Surgery was once considered a lowly trade, as the job was given to barbers. The horror of surgery without pain relief meant that if you could work fast, you were considered brilliant.
Meanwhile, Apocotheries worked with medicinal herbs and painkillers. Since Apocatheries had religious backgrounds and were educated, the barber surgeons by comparison were considered fairly rough and ready, and Apocotheries were held in higher esteem. The two groups ended up forming their own guilds, which formalised their practice and brought them into an uneasy truce.
Inevitably, the study of Anatomy at the University of Edinburgh arose from a desire to know the human body better, to perform better, faster surgery, and to overcome the problems of pain, infection and sepsis. Formalising medicine also helped to phase out the quacks and pretenders who killed more than they cured through treatments which were unscientific. By the mid 1800s, Edinburgh University became known world-wide as the best place to study medicine.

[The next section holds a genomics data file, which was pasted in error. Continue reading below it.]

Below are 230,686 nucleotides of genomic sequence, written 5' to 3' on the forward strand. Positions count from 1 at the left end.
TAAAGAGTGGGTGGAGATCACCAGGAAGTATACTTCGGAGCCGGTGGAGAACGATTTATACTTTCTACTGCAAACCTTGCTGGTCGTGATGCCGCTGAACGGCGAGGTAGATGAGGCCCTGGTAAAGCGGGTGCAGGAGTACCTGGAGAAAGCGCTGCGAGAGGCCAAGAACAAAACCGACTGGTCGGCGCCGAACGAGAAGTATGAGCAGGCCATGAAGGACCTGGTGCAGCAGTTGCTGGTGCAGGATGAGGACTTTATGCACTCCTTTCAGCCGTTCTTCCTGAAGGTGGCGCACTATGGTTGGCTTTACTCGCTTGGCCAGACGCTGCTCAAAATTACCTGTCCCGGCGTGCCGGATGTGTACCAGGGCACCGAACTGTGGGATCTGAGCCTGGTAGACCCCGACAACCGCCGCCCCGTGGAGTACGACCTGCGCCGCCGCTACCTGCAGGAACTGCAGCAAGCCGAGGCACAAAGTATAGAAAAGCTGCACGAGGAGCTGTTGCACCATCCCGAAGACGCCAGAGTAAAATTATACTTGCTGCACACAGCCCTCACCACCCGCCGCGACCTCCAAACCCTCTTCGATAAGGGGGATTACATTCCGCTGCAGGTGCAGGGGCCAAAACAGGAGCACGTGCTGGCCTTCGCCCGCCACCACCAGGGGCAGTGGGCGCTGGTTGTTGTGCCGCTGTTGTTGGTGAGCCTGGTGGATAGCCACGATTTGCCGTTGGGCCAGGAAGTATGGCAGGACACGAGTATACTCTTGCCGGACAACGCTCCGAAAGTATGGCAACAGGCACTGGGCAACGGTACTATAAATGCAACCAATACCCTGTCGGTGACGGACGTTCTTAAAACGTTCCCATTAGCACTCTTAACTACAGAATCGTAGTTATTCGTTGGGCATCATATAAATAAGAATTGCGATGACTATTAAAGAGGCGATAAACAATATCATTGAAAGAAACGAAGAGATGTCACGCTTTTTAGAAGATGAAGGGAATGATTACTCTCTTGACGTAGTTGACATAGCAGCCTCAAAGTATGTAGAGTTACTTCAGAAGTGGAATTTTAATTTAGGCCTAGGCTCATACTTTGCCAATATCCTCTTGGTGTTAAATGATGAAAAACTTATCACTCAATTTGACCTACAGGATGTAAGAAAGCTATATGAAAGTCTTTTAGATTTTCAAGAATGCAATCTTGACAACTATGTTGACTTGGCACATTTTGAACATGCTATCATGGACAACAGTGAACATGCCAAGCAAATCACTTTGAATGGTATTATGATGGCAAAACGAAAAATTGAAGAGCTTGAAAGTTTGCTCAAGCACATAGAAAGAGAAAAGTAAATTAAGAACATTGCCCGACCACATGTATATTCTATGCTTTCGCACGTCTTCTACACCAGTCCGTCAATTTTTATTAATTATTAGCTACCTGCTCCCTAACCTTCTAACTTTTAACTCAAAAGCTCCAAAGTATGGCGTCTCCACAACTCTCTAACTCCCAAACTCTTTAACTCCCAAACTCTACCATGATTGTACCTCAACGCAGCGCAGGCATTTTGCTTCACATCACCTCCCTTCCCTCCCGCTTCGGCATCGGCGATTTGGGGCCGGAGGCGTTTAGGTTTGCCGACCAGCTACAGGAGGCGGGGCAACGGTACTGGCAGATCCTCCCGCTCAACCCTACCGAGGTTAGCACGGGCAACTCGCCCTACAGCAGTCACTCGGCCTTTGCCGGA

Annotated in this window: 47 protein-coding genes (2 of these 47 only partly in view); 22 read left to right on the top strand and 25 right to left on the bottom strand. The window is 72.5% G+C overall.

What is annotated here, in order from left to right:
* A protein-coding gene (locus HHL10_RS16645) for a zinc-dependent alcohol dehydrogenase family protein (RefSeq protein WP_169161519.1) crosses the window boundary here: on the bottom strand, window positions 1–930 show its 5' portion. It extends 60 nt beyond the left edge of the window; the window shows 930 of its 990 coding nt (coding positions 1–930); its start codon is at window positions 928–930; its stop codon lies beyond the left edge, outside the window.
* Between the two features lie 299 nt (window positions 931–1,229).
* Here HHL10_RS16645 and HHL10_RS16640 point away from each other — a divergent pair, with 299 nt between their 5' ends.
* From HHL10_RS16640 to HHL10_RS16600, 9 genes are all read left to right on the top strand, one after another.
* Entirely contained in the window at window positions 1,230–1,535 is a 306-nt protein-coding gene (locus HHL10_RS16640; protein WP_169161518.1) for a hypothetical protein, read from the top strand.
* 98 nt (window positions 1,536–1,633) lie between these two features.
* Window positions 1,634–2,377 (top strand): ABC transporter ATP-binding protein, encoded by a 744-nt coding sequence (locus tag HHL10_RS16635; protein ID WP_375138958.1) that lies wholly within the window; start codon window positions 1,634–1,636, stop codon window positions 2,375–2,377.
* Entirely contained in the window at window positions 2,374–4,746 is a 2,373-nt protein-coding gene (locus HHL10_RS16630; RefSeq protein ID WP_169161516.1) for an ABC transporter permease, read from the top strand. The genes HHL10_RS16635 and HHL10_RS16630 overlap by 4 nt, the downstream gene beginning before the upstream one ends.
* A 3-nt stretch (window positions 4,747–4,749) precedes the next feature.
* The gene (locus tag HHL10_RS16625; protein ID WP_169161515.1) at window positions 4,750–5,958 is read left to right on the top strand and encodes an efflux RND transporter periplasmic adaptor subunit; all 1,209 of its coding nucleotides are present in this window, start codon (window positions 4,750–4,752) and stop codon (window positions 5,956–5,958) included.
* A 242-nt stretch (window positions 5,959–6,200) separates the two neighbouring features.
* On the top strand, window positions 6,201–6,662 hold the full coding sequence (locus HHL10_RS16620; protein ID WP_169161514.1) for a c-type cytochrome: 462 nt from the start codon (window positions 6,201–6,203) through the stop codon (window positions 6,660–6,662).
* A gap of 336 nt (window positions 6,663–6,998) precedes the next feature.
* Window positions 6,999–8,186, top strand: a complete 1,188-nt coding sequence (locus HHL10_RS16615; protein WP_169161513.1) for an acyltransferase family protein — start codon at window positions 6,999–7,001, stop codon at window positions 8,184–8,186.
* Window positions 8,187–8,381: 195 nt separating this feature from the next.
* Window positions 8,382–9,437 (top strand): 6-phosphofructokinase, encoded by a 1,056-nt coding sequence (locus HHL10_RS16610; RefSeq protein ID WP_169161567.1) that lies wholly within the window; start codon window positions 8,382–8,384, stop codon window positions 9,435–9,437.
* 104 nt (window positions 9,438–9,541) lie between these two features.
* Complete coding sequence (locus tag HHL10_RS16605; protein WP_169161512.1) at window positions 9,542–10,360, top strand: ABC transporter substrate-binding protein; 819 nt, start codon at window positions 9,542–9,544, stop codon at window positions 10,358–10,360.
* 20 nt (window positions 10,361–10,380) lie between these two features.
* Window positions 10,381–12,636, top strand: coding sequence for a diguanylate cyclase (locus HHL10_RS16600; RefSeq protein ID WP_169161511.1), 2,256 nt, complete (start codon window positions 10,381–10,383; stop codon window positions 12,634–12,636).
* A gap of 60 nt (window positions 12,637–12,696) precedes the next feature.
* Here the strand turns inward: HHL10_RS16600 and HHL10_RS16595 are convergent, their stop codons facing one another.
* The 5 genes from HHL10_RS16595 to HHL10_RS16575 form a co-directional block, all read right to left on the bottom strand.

By the middle of the century, the success of the School came from teaching both Medicine and Surgery in a university setting, but with a clinical base in a teaching hospital.
The establishment of the Medical Faculty was soon followed by the founding of a public hospital, originally in temporary accommodation in 1729, but after 1741 in the purpose-built Royal Infirmary of Edinburgh close to the University.
The physicians had already established a botanic garden for the study of medicinal plants and this gave the base for the development of studies in Materia Medica (Pharmacology) and Chemistry.
By 1764 the numbers of medical students were so great that a new 200-seat anatomy theatre was built in the College Garden.